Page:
Russia finds ISS hole made deliberately: Space Chief
The small hole in the wall of a Russian-made Soyuz space capsule docked onto the ISS was located in August.
Russian investigators looking into the origin of a hole that caused an oxygen leak on the International Space Station have said it was caused deliberately, the space agency chief said.
A first commission had delivered its report, Dmitry Rogozin, the head of the Russian space agency Roskosmos, said in televised remarks late Monday.
"It concluded that a manufacturing defect had been ruled out which is important to establish the truth."
Rogozin said the commission's main line of inquiry was that the hole had been drilled deliberately, a position that has been voiced in the past.
"Where it was made will be established by a second commission, which is at work now," he said.
The small hole in the wall of a Russian-made Soyuz space capsule docked onto the ISS was located in August and quickly sealed up.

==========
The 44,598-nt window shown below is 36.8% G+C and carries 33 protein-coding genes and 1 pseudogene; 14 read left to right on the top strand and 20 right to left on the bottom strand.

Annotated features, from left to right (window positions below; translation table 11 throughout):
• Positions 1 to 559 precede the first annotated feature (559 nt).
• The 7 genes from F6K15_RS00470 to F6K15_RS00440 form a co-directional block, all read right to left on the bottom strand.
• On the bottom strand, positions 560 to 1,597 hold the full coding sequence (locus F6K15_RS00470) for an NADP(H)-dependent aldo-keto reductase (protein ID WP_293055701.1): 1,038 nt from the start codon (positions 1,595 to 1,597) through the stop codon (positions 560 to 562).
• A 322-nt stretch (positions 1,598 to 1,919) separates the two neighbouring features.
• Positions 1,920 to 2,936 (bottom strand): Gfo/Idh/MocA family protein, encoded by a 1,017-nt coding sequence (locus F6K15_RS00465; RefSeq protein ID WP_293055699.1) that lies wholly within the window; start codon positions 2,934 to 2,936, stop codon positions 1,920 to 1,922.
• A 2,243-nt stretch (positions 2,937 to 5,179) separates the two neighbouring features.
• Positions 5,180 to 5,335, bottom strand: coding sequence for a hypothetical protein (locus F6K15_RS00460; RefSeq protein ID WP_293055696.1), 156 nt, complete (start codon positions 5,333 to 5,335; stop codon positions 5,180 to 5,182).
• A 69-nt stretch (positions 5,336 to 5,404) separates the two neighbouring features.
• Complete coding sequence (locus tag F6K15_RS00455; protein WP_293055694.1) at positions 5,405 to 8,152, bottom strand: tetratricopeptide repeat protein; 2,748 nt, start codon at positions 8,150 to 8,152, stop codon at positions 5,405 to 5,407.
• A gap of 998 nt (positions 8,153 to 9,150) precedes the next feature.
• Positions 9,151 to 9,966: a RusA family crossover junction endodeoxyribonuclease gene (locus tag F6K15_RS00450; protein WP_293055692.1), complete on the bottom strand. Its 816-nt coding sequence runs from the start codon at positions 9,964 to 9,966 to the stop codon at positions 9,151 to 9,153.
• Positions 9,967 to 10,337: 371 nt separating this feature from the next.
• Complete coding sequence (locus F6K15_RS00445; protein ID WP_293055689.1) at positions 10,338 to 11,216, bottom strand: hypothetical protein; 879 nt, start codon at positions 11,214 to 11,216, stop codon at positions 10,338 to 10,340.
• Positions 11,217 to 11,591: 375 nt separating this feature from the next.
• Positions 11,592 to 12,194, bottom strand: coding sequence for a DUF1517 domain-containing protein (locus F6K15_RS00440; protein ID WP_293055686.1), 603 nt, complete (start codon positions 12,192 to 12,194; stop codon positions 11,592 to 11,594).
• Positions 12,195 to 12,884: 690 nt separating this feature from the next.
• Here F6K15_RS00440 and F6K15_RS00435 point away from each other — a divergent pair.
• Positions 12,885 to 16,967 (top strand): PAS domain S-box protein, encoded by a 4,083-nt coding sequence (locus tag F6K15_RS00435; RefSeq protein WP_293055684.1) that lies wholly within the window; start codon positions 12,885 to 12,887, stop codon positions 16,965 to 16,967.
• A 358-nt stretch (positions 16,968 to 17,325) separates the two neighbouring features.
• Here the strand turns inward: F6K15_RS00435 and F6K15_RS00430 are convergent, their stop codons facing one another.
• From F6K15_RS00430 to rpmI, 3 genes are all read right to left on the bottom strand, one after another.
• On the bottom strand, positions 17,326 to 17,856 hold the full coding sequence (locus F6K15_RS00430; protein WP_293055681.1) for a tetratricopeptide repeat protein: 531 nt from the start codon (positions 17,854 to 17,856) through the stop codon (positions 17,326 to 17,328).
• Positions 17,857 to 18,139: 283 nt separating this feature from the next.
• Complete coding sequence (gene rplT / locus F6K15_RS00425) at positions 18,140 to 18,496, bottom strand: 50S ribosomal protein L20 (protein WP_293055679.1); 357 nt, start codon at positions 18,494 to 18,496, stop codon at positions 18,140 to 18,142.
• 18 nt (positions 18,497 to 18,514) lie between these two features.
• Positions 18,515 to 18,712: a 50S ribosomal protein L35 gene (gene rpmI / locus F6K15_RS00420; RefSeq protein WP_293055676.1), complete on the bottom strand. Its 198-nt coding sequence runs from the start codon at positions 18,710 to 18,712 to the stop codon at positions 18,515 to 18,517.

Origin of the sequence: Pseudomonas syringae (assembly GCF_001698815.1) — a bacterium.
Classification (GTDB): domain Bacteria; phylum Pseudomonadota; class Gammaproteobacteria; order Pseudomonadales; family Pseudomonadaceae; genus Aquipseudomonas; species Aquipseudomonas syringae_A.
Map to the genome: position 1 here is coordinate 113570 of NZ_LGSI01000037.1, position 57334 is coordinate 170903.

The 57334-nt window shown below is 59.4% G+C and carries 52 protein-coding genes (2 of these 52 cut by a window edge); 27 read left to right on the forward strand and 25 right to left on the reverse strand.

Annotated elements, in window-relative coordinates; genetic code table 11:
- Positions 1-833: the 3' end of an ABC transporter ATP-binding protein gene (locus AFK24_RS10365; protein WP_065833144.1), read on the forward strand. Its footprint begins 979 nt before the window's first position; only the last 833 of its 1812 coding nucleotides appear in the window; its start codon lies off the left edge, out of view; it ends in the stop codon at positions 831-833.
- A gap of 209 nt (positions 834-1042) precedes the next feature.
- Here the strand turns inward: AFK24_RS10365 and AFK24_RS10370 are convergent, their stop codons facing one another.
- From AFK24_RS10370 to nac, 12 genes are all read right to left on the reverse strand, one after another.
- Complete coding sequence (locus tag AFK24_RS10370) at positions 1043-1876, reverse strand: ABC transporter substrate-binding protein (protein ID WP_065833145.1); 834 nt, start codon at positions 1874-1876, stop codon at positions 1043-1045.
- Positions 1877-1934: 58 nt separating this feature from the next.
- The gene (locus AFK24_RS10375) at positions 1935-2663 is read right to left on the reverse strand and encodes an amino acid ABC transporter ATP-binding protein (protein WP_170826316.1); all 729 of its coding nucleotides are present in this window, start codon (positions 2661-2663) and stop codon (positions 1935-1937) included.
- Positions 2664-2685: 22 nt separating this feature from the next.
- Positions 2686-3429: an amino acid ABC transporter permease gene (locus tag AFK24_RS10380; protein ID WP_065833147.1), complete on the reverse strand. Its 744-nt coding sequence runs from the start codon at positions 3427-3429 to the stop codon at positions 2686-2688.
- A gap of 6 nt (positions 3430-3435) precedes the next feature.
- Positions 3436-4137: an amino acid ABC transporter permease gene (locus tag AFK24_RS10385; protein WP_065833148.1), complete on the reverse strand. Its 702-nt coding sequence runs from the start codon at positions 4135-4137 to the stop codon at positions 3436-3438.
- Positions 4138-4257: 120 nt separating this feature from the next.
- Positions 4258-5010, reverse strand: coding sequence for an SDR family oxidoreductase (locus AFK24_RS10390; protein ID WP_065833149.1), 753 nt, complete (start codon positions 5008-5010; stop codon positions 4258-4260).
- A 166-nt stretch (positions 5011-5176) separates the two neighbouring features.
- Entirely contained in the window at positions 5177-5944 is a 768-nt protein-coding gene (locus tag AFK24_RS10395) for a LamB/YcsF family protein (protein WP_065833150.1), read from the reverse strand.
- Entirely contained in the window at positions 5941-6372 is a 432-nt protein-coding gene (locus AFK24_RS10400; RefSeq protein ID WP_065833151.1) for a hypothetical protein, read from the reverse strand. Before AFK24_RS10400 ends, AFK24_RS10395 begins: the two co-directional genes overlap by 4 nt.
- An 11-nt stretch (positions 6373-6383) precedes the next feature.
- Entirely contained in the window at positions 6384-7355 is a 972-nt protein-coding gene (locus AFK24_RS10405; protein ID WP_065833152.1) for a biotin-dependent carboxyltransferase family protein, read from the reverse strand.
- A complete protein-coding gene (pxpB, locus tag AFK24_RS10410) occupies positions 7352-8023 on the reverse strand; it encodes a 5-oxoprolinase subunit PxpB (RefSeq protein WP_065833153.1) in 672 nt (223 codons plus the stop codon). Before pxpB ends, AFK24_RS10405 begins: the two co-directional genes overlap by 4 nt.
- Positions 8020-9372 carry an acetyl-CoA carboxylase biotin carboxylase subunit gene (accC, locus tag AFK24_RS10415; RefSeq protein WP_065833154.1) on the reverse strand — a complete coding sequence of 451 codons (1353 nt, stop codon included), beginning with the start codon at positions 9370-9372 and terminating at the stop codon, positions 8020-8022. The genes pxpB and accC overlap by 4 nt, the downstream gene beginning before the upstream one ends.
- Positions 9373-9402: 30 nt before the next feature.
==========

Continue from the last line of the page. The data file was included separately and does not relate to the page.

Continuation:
Officials have suggested a number of possible reasons for the appearance of the hole.
A top government official has denied a Russian media report that the investigation looked at the possibility that US astronauts had drilled the hole in order to get a sick colleague sent back to Earth.
The current ISS commander, US astronaut Drew Feustel, called the suggestion that the crew was somehow involved "embarrassing".
Rogozin -- who previously oversaw the space industry as deputy prime minister -- was appointed head of Roskosmos last May, in a move analysts said would spell trouble for the embattled sector.
The official, who was placed under US sanctions over the Ukraine crisis in 2014, admitted it had become difficult to work with NASA.
"Problems with NASA have certainly appeared but not through the fault of NASA," he said, blaming unnamed American officials for telling the US space agency what to do.
He also claimed that SpaceX founder Elon Musk sought to squeeze Russia out of the space launch services market and complained about the US military drone X-37.
"Americans have this thing, the X-37," Rogozin said. "We don't understand its purposes. Rather, we do understand, but we have not received an official explanation.
"Essentially, this thing can be used as a weapons carrier."